Posted on 22 December 2016.
Be sure to have a safe place for your baby to sleep when traveling. An adult bed, like this one, is not safe.
The holidays are a busy time of year, often spent traveling away from home. For families with babies, travel can be especially hectic when trying to remember all of the necessities. One item to put at the top of your list is a safe space for baby to sleep when you’re away from home.
To protect babies this holiday season, the Michigan Department of Health and Human Services (MDHHS) is reminding parents and caregivers to plan ahead and make sure there is always a safe space for baby to sleep—an approved crib, bassinet or pack and play.
“It’s important that everyone caring for the baby, including grandparents, siblings, aunts and uncles, knows how to put a baby to sleep safely. If everyone knows the simple steps to safe sleep, we can all do our part in preventing an infant death,” said MDHHS Director Nick Lyon.
Tragically, a baby dies nearly every other day in Michigan while sleeping in an adult bed, armchair or couch; with pillows or blankets; or with adults or other children. These deaths are 100 percent preventable with a safe sleep environment.
Michigan families are encouraged to follow these tips for safe sleep during every nap and nighttime routine:
- Place your baby on their back, in a crib, bassinet or pack and play, with nothing else in their sleep environment.
- Plan ahead and take a portable crib with you when traveling.
- Use a firm mattress with a tightly fitted sheet.
- Keep baby’s sleep space clutter free—no pillows, blankets or toys.
- Avoid covering baby’s head or overheating. Instead of a blanket, consider using a sleepsack, wearable blanket or footed sleeper to keep baby warm.
- Remind everyone who cares for your baby, including babysitters and family members, how to keep baby safe while sleeping.
You can make sure every baby is sleeping safe this holiday season. Learn more at www.michigan.gov/safesleep.
Posted in Health
Posted on 09 January 2014.
The Howard City Police Department helped deliver a baby on December 28, at approximately 1:21 p.m.
An ambulance and rescue unit 29 of Howard City were responding to a report of a woman with back pain. Soon after the arrival of the rescue unit, a radio call asking for additional assistance was made because the woman was actually in labor.
Howard City Police and a unit from the Montcalm County Sheriffs Department arrived at the home in the 500 block of Juniper Street and assisted in the delivery a healthy baby girl to the 19-year-old mother.
Both mother and baby were transported to the hospital and are doing fine.
Posted in News
Posted on 11 July 2013.
Dad charged with child abuse
A Sparta man has been charged with first-degree child abuse of his 20-day-old son.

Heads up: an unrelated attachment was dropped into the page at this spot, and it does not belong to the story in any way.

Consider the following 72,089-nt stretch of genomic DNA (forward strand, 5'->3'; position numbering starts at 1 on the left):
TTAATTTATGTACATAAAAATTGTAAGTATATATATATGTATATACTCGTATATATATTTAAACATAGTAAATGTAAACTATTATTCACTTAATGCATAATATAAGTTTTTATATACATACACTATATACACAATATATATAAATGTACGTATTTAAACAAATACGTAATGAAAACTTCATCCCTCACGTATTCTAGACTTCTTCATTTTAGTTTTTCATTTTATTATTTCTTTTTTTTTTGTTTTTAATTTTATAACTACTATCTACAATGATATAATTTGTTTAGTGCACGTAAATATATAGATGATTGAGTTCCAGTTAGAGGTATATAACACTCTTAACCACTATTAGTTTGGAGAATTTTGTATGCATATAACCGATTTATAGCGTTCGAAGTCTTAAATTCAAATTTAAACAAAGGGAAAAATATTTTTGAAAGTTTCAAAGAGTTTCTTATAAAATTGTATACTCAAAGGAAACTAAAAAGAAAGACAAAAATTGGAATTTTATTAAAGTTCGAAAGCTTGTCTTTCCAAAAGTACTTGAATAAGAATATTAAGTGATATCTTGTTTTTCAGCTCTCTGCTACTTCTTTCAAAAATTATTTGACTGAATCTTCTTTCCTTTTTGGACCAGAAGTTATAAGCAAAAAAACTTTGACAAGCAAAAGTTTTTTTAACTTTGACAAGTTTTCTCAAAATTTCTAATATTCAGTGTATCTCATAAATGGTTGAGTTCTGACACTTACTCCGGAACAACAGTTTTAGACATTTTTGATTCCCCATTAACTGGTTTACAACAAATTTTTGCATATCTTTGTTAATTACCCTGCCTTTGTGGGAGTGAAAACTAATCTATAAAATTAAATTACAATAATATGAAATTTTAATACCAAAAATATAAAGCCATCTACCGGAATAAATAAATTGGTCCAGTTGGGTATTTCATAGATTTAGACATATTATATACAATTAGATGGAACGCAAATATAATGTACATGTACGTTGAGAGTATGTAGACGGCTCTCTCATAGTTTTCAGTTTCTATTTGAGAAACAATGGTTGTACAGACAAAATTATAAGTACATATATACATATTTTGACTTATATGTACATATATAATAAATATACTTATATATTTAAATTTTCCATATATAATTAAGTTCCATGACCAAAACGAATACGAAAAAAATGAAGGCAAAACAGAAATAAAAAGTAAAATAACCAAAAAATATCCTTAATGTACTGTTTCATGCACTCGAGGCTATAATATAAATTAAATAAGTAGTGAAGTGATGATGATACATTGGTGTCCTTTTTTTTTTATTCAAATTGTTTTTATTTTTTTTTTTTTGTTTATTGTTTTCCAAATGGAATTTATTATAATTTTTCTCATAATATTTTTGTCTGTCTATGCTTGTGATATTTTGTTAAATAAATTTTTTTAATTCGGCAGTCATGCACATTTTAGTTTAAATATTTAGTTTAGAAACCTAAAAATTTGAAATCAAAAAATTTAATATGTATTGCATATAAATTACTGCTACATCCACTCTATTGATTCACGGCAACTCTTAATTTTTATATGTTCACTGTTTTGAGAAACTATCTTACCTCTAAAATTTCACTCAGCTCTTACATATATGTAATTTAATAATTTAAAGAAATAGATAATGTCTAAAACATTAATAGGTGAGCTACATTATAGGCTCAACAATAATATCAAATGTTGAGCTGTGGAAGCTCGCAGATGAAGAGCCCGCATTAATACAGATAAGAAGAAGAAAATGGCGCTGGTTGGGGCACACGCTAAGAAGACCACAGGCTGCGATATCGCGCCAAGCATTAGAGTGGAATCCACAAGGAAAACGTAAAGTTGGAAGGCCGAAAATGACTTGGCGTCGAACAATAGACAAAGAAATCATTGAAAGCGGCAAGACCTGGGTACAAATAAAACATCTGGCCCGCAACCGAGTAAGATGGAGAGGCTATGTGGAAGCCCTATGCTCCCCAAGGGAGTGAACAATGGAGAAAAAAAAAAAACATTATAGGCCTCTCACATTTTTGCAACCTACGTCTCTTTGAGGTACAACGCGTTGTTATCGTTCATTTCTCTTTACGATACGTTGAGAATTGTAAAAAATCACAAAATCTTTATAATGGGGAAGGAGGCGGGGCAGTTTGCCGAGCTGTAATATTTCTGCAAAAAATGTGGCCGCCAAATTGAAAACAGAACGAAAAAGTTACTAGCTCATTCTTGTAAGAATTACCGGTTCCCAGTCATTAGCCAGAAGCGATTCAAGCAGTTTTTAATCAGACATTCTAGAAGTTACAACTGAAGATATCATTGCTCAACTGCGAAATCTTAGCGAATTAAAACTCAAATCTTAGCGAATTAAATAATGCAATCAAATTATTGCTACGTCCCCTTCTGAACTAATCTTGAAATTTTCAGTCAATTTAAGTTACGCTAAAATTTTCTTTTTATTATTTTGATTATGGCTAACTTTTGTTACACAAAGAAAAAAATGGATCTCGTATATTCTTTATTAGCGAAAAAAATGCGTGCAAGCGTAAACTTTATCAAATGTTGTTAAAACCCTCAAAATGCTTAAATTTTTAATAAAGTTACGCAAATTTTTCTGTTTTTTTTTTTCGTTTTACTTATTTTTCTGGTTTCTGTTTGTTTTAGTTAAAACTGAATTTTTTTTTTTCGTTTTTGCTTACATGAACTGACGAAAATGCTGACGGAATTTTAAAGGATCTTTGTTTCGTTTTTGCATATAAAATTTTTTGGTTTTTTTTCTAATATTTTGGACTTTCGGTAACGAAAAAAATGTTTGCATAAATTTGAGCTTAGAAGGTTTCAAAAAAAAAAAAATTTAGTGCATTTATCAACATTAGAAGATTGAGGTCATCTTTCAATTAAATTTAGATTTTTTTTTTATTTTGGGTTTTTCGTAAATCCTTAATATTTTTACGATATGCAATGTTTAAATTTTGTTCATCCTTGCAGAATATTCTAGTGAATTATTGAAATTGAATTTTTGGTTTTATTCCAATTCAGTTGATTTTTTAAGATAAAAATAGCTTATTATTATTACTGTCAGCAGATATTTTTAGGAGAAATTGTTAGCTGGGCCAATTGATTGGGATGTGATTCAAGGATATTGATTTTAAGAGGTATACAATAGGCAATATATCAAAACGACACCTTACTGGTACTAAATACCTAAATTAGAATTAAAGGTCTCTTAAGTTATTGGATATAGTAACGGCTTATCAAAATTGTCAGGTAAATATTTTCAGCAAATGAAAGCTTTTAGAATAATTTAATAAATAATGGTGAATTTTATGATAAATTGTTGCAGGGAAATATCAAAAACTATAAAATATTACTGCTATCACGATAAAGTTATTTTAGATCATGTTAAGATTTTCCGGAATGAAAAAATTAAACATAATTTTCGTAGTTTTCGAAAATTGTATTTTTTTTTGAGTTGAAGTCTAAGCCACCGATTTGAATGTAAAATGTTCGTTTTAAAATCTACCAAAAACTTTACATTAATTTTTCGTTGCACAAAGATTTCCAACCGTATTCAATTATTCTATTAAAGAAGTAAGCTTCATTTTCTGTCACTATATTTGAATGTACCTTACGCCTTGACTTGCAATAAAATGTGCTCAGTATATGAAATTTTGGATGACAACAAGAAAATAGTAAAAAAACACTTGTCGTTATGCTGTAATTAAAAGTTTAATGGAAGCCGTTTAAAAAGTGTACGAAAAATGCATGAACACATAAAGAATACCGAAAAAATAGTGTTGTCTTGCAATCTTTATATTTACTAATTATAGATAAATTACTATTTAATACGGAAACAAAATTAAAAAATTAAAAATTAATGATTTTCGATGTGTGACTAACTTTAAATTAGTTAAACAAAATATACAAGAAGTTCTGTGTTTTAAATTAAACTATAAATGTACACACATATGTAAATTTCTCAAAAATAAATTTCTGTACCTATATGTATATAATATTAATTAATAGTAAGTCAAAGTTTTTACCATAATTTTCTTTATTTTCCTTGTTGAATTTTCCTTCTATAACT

According to Sparta Police officer David Price, the baby was taken to the hospital on June 30 for inconsolable crying. Doctors at Helen DeVos Children’s Hospital diagnosed the newborn with 19 broken bones.
The baby’s father, David Steiger, 19, told police that he remembered pushing the baby’s legs until he heard a pop in the left leg. He was reportedly changing the baby’s diaper and said the baby seemed fine after that. He also admitted the baby fell off the couch while he was caring for him. He had no reason for the other injuries, telling authorities he might have caused them but didn’t know because he had blacked out.
“We have no knowledge of what would have caused him to black out,” said Officer Price.
Steiger was arrested on July 3, even before the warrant was issued. “We wanted to act quickly because we knew he had ties to Georgia and considered him a potential flight risk,” said Price. He explained Steiger has only lived in Sparta for two years.
Steiger was arraigned on Friday, July 5 on one charge of first-degree child abuse, and bond was set at $100,000 cash or surety bond. He could face up to life in prison if convicted. “The penalty is just as serious as a murder charge,” noted Price.
Police do not consider the baby’s mother a suspect in the case.
Posted in News
Posted on 06 January 2011.
Photo courtesy of WOODTV.com. Trevor and Danielle Lowis hold their son, Trenton.
Some proud parents in our area rang in the New Year in a special way last weekend—by having a baby.
Danielle and Trevor Lowis, of Sparta, welcomed the first baby in Kent County at Spectrum Health Butterworth at 12:17 a.m. January 1. Their son, Trenton Austin Lowis weighed in at seven pounds, eight ounces.
Spectrum Health United Hospital in Greenville proudly announced their first newborn delivery of 2011 was born 26 hours later, on January 2. Nora Mae Johnson was born at 2:57 a.m., Sunday, January 2nd at the Spectrum Health United Hospital Obstetrics Unit. Her parents, Larissa Mae and Kevin Emil Johnson, reside in Greenville. Nora is the couple’s first child.
Kevin and Larissa Johnson with their daughter, Nora Mae.
Nora was 7 pounds, 9 ounces and was 20-½ inches long. She was delivered by Dr. Kelly Wiersema, MD after a short labor and delivery, totaling four hours from beginning until Nora’s arrival.
The Post congratulates both the Lowis and Johnson families on their special additions!
Posted in Featured, News